For my entire adult life, I’ve been the guy people call when they have questions about marijuana. Cancer diagnosis in the family and you need edibles? Call Jay. Confused about which other states will honor your NJ medical cannabis ID? Call Jay. Curious about how to break into the cannabis industry? You get the idea.
Recently, the pot queries are all about the upcoming referendum to legalize adult-use cannabis in NJ. A referendum is what we ended up when NJ lawmakers spectacularly failed to reform NJ’s cannabis laws the old fashioned way.
The questions about NJ’s referendum are often more basic than you might expect.
“Jay, I received my General Election mail-in ballot today and I am confused,” Kate, my neighbor, texted last night. “Isn’t there supposed to be a referendum re: marijuana in NJ this fall?”
It turns out, the referendum appears on the flip side of NJ ballot, a design quirk that could degrade the referendum vote by as much as a third.
It’s the kind of thing that keeps Axel Owen up at night. Mr Owens runs NJCAN2020, a coalition of pro-cannabis orgs dedicated to ending cannabis prohibition in NJ.
“The fact that we are on the back of the ballot is a major concern,” Mr Owen told InsiderNJ. “Every poll released has shown the ballot question with broad support and a wide lead. But if voters do not turn over their ballot to vote yes, this race could get very close, very quickly. That’s why we are asking everyone to #TurnThePage and vote Yes on Public Question #1.”
NJ’s poorly-designed ballot isn’t the only reason why legalization-by-referendum was a lousy choice.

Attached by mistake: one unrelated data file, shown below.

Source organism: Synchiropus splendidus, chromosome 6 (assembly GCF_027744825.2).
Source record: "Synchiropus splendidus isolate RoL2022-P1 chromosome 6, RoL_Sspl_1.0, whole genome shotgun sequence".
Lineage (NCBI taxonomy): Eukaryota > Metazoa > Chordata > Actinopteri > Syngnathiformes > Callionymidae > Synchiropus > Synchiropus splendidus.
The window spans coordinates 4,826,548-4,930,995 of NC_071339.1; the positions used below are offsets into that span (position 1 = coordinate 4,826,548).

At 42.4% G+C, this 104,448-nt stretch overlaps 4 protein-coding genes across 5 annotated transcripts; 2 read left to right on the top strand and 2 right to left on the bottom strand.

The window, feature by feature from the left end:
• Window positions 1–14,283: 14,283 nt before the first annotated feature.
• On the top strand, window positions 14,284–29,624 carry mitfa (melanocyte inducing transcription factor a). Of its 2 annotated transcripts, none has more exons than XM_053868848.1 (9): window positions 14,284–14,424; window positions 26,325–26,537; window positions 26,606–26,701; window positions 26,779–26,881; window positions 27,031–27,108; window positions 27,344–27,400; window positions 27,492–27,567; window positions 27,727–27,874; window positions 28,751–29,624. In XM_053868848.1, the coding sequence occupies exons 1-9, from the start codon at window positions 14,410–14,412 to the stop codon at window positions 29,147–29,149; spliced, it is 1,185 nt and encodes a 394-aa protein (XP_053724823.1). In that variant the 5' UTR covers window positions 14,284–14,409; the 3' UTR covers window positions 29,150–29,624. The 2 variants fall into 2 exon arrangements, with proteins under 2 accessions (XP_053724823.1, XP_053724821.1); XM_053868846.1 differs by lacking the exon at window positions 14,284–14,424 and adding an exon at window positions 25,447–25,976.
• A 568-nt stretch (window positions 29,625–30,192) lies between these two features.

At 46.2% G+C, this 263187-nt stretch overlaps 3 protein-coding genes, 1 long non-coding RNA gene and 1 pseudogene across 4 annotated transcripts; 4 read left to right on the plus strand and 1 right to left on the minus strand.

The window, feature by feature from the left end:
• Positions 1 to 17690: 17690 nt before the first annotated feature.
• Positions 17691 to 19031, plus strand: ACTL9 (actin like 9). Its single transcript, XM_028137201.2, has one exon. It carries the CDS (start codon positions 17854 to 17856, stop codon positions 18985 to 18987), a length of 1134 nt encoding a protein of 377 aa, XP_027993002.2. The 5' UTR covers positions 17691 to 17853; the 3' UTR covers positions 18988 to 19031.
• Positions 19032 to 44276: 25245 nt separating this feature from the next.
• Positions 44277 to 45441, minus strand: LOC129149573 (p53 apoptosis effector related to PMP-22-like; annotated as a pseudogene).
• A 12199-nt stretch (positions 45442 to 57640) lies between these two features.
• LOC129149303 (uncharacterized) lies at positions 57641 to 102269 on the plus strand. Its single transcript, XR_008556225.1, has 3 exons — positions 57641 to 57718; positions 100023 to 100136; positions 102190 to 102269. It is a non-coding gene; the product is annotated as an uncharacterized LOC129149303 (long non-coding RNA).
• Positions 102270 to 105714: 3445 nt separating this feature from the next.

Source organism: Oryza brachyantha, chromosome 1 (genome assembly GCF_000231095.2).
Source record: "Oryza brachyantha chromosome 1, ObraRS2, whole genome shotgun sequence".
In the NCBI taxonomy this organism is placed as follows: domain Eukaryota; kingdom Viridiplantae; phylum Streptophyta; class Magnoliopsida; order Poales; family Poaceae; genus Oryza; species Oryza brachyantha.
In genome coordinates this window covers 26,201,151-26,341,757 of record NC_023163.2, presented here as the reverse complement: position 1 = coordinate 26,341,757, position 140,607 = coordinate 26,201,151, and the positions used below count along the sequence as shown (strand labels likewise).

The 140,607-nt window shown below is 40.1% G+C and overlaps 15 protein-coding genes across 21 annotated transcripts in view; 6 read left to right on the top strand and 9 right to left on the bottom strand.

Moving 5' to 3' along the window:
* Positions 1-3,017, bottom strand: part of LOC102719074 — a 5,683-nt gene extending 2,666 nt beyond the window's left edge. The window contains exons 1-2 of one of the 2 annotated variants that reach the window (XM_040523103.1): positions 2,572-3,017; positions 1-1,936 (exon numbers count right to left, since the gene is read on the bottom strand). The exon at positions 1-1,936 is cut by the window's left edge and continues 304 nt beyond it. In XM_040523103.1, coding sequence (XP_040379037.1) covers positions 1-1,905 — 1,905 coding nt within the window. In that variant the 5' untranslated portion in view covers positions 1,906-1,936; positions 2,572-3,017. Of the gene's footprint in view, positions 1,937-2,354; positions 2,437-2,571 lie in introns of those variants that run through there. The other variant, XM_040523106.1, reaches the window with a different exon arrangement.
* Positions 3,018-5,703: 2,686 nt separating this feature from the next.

In November of 2016, a delegation of NJ lawmakers, lobbyists, and regulators trekked out to Denver to learn about Colorado’s burgeoning cannabis industry. I covered the junket for
Leafly and for Observer and vividly recally when State Senator Pat Steadman explained the downside of legalization by referendum.
Maria Rodriguez-Gregg was a two-term state lawmaker from Burlington County. She was on the Denver trip.
“They warned us against legalization by referendum for a number of reasons including continued racial (arrest) disparities, issues with banking, and law enforcement,” Ms Rodriguez told InsiderNJ. “But mostly, this referendum represents the New Jersey legislature’s inability to legislate on the important issue of legalization, an issue that they already know their constituents overwhelmingly support.” Ms Rodriguez was joined in Denver by Senate President Steve Sweeney who, after lawmakers diddled, ultimately green-lighted the referendum.
Halfway through this draft another referendum question arrived via text. This time from my friend Jess.
“Hey Jay, if this weed question passes, do you know what it means for people currently serving jail time for weed?”
If Garden State voters legalize cannabis on Nov 3, it won’t help people in jail for weed right away. That would require post-referendum legislation. Trenton punted legalization to the voters precisely because they couldn’t figure out things like expungements.
When NJ legalizes marijuana in November, it won’t include provisions for home-grown cannabis, not even for medical users. Instead, cannabis consumers will fork over $500 (or more) for an ounce of lab-grown cannabis to a cartel of politically-connected dispensaries. Outside of low-level dispensary gigs, average folk will be largely shut out of the cannabis industry in NJ.
Enshrining, a corporate cannabis model into the NJ constitution
was hardly the pitch I hoped to be making to fellow voters.
But here we are.
And now that I’ve driven your expectations into the toilet, I hope you’ll join me voting YES to legalize cannabis in NJ.
When I votes YES to legalize cannabis in NJ, I’ll be thinking of fewer pot arrests and cheaper cannabis for medical consumers.
And I’ll be lamenting missed opportunities and all the activism left to do pressuring lawmakers who can’t kick the can on expungements forever.
(Visited 226 times, 228 visits today)
Also, Check out our Top 50 CBD E Juices in 2020